Six-year-old Maddox Ritch went missing last week after his father lost sight of him when he took off running in a North Carolina park. The search for the missing boy, who has autism and is nonverbal, entered its sixth day on Thursday.
Here is what we know:
How Maddox disappeared
Maddox took off running during a walk around the lake, a police spokeswoman said.
Maddox's father, Ian Ritch, said he and a friend were walking with Maddox in the park when his son ran ahead, likely triggered by a passing jogger. Maddox was about 25 to 30 feet away when he broke into a sprint, Ritch said.
Ritch said he "was giving him just a little leeway, freedom" when he let him run up ahead, but he had a clear view of his son.
Maddox often runs ahead of him but would usually slow down and stop to give him time to catch up, Ritch said.
"I couldn't catch up with him. I feel guilt for letting him get so far ahead of me before I started running after him," Ritch told reporters on Wednesday.
The search for Maddox
Ritch said he, the friend who was with them and park staff members first helped search for Maddox. Gastonia Police Chief Robert Helton said a part-time park employee reported Maddox missing.
According to a 911 call released by police, a caller told authorities Maddox's parents had been searching for him for almost an hour.
"We searched everywhere," the man said on the phone call.
Maddox is 4 feet tall and weighs 45 pounds. He has blond hair and blue eyes. Maddox was last seen wearing an orange T-shirt with the words "I am the man," along with black shorts and closed-toe sandals.
Federal, state and local authorities have chased more than 150 leads, conducted hundreds of interviews, gathered surveillance videos from local stores and employed dogs, drones, sonar, ATVs and infrared technology in the search for Maddox.
Authorities also partially drained the 80-acre lake to better see the shoreline.
Gastonia Fire Chief Phil Welch said authorities have brought in new people every day to search a 250-acre park area.
Ritch spent some of Tuesday at the park with authorities retracing their steps, the FBI said.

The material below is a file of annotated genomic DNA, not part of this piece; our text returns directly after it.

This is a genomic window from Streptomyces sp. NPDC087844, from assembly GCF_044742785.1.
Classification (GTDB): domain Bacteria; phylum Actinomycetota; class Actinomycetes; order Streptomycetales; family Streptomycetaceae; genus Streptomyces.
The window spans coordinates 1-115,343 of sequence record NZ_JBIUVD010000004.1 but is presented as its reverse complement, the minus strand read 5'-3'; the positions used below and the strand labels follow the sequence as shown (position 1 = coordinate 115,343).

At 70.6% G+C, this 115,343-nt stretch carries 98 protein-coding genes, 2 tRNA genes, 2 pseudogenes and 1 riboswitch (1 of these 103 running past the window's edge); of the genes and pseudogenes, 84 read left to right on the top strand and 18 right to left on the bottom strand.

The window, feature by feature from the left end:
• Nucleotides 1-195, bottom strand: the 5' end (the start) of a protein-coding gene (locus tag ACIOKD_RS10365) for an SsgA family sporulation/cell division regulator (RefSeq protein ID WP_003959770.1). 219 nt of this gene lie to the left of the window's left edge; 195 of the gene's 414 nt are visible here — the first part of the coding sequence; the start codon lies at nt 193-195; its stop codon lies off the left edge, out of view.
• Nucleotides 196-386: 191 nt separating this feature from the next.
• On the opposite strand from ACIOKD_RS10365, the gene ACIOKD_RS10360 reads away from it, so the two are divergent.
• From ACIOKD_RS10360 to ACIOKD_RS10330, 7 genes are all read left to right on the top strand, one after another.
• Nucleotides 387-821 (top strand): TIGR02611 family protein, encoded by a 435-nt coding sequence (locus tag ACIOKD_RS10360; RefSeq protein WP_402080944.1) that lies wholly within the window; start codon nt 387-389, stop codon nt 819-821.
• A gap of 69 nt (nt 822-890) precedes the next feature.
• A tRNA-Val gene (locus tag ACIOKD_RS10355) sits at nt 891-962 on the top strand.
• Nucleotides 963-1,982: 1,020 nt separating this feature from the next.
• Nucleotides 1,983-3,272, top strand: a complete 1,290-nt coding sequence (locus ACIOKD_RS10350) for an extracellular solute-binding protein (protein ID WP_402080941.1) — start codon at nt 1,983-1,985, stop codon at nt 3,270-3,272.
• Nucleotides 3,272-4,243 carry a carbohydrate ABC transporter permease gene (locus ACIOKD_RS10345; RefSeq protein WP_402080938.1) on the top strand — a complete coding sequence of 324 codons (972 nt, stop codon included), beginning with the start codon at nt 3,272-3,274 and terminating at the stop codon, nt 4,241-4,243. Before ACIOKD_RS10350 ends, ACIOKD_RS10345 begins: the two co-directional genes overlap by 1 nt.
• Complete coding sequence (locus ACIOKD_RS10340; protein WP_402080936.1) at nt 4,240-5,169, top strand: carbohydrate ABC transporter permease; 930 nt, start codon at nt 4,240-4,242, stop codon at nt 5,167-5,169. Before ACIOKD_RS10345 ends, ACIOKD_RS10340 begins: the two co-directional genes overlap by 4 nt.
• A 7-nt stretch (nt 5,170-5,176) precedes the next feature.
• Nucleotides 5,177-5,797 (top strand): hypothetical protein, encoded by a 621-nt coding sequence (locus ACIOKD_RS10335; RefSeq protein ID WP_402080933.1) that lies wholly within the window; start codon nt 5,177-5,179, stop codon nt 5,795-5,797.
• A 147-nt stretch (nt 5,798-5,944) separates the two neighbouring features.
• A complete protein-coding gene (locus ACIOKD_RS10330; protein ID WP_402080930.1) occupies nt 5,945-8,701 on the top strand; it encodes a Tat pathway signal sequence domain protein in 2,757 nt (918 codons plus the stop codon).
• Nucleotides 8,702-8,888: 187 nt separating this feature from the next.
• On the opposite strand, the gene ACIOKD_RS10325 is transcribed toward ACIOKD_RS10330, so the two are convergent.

What Maddox's parents say
Maddox's parents have encouraged anyone who may have information on the case to call the special tip line, 704-869-1075.
His mother, Carrie Ritch, said her son has a contagious smile and laugh. He loves the park, bouncy balls and his teddy bear, she said.
"Continue praying for him because I just want my baby home, please, whatever you can do," she said. "Maddox is my whole world and my reason for living. He's mama's boy."
Maddox's father said not being able to find his son has "been torture."
"I'm not eating. I'm not sleeping. I'm just worried about getting my little boy back," he said.
What authorities say
Helton, the Gastonia police chief, said authorities want to talk to an unidentified male jogger who was in the park at the time and a professional photographer whom witnesses saw taking photos of other children dressed in Dr. Seuss costumes.
Hundreds of people were in the park on Saturday, including other blond-haired boys also wearing orange T-shirts, Helton said.
"But we need to know if you saw our blond-hair with the orange shirt," Helton said.
The police chief said any piece of information from potential witnesses will help authorities put together a timeline.
Authorities are also hoping a $10,000 reward offered by the FBI will provide information to help find Maddox.
"We don't want another hour to pass before we find him and bring him home," Helton said this week.
How does Maddox's autism affect the search?
Children with autism are often prone to wandering or bolting away. When children with autism go missing, rescuers get to know their likes and dislikes, and use familiar sounds, such as the voice of a cartoon character and a favorite song to draw them out during searches.
Maddox is nonverbal, which complicates the search for him. Hoping he would respond to his parents' voices, authorities pumped prerecorded messages into Rankin Lake Park.
"Many of these children are more likely to respond to a favorite character, a unique interest or familiar voice," said Lori McIlwain, a co-founder and board member of the National Autism Association.
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